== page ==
What do you do now that you’re published?
Award-winning author and guest contributor Johnnie Bernhard offers her advice on how to market yourself and your book, and to reach your audience.
When A Good Girl was published in 2017, I was very aware of entering a schizophrenic publishing market. It was saturated with self-published books, books from small and medium presses, and the New York big houses. I needed to find out immediately who my audience was, and how I could best meet that audience.
I quickly learned if there was ever going to be a second book published, I would need to sell the first book. Publishers have bills. They must pay the typesetters, editors, book cover artist, and the lights and water. It is a business. Writing is a profession. We should treat it as such. It is naïve, and yes, quite egotistical to believe a book will sell
itself in such a flooded market. You are competing with thousands, upon thousands of authors to sell your book. Yes, the story must be good, but so should the work ethic of the author.
I wanted Texas Review Press, the people who took a financial chance on me as a novice author, to feel they had made a sound investment. I did my homework. These are several key concepts that worked best for me in finding my audience.
I began building a platform as a writer. I submitted freelance work to newspapers, magazines, journals, anthologies and literary magazines. Ninety-five percent of the time, I was not paid. It didn’t matter. I was entering a new profession, and I needed to build my resume.
I began entering my creative work in quality literary competitions. These are not the
competitions you pay $100 to enter. In this profession, there are lots of charlatans ready to tap into your writer’s ego and checkbook. You must vet contests, just like a publisher, literary agent, or publication. My first literary competition was with Pirate’s Alley Faulkner Society, Wisdom-Faulkner Literary Competition. A Good Girl was short-listed in 2015. This international competition has a stellar reputation for launching writers. The annual conference, Words & Music Literary Feast welcomes Pulitzer prize winners as well as the novice writer for learning craft, pitch sessions, and networking among professionals.
Southern Writers Magazine champions both the novice and seasoned author. The magazine offers craft, contest information, interviews with successful authors, as well as conference information. Writer’s Digest is also available as a trade publication, online and in print.
State book festivals are a great networking opportunity for readers and authors. They are often sponsored by the state library systems and free to attend. To be considered for an author panel, visit that state’s book festival website for the details and appropriate deadlines. Remember, you must have a published book to do so.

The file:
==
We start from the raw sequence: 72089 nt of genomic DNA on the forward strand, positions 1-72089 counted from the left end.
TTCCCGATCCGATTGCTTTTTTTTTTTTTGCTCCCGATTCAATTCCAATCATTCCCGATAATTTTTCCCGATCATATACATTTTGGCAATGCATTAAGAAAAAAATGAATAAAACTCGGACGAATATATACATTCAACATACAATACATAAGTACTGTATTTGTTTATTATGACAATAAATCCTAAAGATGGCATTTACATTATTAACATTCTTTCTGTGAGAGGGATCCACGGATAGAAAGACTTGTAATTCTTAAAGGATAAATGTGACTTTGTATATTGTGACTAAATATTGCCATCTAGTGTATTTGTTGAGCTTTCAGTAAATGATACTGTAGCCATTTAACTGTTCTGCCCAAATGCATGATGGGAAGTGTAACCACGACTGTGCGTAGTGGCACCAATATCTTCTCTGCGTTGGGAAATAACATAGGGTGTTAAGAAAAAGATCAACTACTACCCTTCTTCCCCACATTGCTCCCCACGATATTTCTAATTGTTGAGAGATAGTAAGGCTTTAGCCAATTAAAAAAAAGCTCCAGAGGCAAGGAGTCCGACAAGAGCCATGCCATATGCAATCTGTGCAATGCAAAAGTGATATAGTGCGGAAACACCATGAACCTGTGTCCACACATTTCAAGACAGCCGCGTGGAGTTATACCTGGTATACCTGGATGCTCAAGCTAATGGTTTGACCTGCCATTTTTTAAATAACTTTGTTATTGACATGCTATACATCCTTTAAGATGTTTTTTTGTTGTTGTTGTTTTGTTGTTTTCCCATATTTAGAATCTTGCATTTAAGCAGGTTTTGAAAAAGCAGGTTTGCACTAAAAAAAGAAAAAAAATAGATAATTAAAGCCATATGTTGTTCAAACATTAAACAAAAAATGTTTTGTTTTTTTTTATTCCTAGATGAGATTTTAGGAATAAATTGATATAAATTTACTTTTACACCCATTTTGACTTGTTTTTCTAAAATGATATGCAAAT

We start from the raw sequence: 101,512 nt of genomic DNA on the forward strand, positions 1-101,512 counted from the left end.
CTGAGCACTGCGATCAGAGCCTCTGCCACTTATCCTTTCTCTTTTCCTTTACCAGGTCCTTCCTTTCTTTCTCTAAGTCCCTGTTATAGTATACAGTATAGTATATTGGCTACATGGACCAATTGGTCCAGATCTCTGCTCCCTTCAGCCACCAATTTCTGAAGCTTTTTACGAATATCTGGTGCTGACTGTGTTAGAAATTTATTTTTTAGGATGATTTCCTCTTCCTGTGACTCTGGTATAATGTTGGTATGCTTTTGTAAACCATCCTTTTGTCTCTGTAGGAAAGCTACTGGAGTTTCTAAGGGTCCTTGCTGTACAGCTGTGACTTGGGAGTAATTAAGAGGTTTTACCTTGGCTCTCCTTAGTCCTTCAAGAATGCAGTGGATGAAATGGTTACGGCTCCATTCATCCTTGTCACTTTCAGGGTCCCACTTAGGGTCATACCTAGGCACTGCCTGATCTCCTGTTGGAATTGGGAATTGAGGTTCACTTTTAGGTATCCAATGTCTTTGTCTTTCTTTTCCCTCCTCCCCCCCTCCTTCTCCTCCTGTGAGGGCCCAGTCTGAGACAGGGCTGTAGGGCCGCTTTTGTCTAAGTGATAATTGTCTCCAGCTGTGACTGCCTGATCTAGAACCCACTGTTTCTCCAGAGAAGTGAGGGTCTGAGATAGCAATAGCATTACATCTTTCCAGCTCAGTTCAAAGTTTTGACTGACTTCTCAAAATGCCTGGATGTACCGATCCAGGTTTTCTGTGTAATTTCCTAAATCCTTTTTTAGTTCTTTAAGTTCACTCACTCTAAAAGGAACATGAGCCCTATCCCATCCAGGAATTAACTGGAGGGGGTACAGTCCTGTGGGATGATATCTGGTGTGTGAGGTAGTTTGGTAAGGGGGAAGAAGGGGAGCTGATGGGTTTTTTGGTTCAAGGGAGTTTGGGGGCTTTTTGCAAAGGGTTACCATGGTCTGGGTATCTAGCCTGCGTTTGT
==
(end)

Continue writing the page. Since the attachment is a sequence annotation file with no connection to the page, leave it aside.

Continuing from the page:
Create buzz for your book through blogs, social media, and a street team. Prelaunch of a book begins with Amazon. Purchase an ad in a writer’s magazine to advertise the launch date. Online marketing ads through social media are effective, as well. Kindle Book Review, Author’s Newsletter sells social media marketing packages for a fair price. If funds are tight, advertise the launch date with social media posts or through a blog. One of the best writer’s blog I have found is Cowbird. It is an international site for networking with readers and writers.
Facebook is a free tool for marketing, but you must be careful not to overexpose in self-promotion. Be that author who supports other authors, as well. Write book reviews, buy other author’s books. Yes, there are those vampires who will never return the professional courtesy. They soon disappear. You will be surprised at the number of people who will champion your work if you are a professional with an ego in check. These supporters become your street team.
Learn everything you can from experienced, professional authors. Read their work. Watch their marketing. There is no better tutor than the author who continues to be published. She is a sound investment to her publisher and her readers.
Never underestimate the importance of a professional website, book cover, and book blurb. These are the basic tools for marketing your novel. Invest in quality. Once a reader sees you on social media, they will vet you according to your branding.
Professionalism in writers is defined by their work, work habits, and communication skills. Your integrity as a writer determines your success. Networking is a necessity – no one should work in a bubble, lest you become your greatest fan!
JOHNNIE BERNHARD is a former English teacher and journalist with a passion for reading and writing. Her work(s) have appeared in the following publications: The Mississippi Press, the international Word Among Us, Southern Writers Magazine, Southern Literary Review, The Texas Review, and the Cowbird-NPR production on small town America. Her entry, “The Last Mayberry,” received over 7,500 views, nationally and internationally. Johnnie’s first novel, A Good Girl received finalist recognition in the 2015 Faulkner-Wisdom Competition. It is a featured novel for the 2017 Mississippi and Louisiana Book Festivals, a finalist in the 2017 Kindle Book Awards, and a nominee for the 2018 PEN/Robert Bingham Prize. Her newest book, How We Came to Be, will be released this spring by Texas Review Press.